- Status symbols in entertainment and their inner-circle of protectors- again the money factor of what they provide those people to look the other way
- When it starts- I’m sure a lot of people are going to want to judge Chanty for believing this older, famous singer could be interested in her
- But – why? I will comment just because of celebrity. I have no issue believing that a 17-year old could meet someone famous and be blinded to the fact that they are getting texted by their favorite singer. Then that person is wooing them, offering their dream to them. And then not wake-up to reality, until it’s too late. Some teenagers would find that sketchy. But MANY, myself included, probably, would have been pretty blind.
- When you take all of the above. You have to look at: Blaming the victim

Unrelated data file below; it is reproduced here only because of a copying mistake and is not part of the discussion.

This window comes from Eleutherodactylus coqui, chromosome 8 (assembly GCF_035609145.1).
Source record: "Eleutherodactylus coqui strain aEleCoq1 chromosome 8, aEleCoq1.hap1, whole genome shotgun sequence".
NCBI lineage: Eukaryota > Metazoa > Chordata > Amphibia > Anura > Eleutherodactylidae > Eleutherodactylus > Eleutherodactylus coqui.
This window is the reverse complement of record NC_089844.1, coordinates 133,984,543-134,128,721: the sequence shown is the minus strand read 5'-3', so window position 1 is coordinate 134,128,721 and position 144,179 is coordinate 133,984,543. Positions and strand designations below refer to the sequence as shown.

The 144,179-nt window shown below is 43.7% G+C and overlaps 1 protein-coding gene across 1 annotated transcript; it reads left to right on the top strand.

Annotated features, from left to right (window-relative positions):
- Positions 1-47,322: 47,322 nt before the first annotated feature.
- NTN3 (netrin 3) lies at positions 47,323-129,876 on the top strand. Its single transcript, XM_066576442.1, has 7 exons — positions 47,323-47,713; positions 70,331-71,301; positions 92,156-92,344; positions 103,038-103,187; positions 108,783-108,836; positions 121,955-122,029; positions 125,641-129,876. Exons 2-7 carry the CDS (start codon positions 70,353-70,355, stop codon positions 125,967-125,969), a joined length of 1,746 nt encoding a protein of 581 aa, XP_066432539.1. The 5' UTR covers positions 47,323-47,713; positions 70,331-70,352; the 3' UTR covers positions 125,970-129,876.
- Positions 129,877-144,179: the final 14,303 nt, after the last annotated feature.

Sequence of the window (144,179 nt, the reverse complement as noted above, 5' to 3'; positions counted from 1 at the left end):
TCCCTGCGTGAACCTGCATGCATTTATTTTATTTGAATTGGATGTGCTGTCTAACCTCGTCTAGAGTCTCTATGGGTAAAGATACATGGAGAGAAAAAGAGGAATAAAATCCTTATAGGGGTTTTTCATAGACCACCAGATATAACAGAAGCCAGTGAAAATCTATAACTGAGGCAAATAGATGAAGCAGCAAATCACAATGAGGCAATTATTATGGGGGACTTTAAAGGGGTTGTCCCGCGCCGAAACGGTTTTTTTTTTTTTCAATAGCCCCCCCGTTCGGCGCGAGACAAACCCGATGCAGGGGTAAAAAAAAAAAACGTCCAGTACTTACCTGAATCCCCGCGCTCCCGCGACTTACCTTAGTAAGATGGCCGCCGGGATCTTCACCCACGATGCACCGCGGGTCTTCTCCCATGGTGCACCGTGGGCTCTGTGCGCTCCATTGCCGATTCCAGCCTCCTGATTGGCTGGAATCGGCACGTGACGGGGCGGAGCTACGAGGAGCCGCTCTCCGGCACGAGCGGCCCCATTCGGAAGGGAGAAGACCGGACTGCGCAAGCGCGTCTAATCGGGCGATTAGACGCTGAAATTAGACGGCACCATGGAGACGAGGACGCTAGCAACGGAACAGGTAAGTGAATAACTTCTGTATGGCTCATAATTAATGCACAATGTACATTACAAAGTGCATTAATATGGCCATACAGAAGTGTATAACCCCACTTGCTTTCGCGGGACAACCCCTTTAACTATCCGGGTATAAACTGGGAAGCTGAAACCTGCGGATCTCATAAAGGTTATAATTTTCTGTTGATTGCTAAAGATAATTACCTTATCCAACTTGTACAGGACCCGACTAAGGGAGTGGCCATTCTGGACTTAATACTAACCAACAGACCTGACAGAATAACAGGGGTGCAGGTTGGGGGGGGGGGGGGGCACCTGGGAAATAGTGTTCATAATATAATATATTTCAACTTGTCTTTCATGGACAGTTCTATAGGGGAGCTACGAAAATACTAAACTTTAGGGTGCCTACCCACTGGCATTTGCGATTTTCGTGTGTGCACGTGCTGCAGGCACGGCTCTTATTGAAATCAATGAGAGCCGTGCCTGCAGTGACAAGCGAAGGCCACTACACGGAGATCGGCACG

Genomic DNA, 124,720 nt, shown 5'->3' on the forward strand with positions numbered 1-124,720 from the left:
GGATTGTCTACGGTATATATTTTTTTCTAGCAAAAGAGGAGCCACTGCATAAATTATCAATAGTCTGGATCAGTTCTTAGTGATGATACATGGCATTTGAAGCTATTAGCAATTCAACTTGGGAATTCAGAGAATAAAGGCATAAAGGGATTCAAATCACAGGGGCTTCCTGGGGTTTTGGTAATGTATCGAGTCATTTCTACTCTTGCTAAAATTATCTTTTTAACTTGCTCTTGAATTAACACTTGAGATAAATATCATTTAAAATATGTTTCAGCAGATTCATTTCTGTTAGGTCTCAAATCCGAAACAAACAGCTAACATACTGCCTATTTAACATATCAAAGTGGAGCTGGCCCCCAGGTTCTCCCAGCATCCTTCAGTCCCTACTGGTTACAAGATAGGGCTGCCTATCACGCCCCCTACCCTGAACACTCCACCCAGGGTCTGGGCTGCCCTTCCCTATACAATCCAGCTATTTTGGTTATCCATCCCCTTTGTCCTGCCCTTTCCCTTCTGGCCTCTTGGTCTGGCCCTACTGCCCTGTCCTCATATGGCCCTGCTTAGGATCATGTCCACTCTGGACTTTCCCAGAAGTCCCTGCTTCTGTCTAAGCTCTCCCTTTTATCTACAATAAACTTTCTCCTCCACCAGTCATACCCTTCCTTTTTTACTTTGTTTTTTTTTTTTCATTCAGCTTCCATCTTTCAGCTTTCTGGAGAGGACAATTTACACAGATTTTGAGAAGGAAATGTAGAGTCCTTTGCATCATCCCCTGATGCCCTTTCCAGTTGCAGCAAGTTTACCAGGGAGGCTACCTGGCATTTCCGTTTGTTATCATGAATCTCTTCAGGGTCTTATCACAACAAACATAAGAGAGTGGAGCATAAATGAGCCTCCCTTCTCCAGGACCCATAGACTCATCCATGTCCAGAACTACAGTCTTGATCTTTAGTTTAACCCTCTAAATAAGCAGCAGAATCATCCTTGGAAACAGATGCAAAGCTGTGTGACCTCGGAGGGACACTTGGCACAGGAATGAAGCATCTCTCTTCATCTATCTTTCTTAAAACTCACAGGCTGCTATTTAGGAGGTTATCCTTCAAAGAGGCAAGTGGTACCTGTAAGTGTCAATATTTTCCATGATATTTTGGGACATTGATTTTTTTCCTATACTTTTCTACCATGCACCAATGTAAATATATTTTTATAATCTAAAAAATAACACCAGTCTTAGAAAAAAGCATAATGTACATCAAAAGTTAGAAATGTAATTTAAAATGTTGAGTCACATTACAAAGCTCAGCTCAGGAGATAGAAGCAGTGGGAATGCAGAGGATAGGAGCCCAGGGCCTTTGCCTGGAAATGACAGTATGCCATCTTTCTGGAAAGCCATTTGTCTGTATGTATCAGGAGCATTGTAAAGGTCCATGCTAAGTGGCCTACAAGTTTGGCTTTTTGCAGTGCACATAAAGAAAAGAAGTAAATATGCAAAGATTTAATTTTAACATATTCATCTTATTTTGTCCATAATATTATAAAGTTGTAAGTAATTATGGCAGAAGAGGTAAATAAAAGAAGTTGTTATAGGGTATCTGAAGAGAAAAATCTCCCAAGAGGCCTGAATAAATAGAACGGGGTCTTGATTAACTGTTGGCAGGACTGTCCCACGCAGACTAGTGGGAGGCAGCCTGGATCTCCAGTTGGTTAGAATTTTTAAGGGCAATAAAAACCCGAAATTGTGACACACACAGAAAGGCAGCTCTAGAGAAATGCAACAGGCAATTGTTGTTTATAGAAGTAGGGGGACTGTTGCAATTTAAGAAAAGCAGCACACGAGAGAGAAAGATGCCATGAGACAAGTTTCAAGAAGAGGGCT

- With Grown, the cover is important.
- There is a lot around wigs that he wants Chanty to wear and a lot of inner dialogue around how she feels, and how it makes her feel
- High-school reality (and I’m just going to throw a couple of quotes out)
Parkwood High School is the only private one in the county that doesn’t have a strict dress code, but the student handbook specifically says no hats, no short skirts, no “distracting” hairstyles.
Yeah, I can read between the words unsaid there, too. I solved that problem by shaving off my locs. But somehow, my presence is still distracting.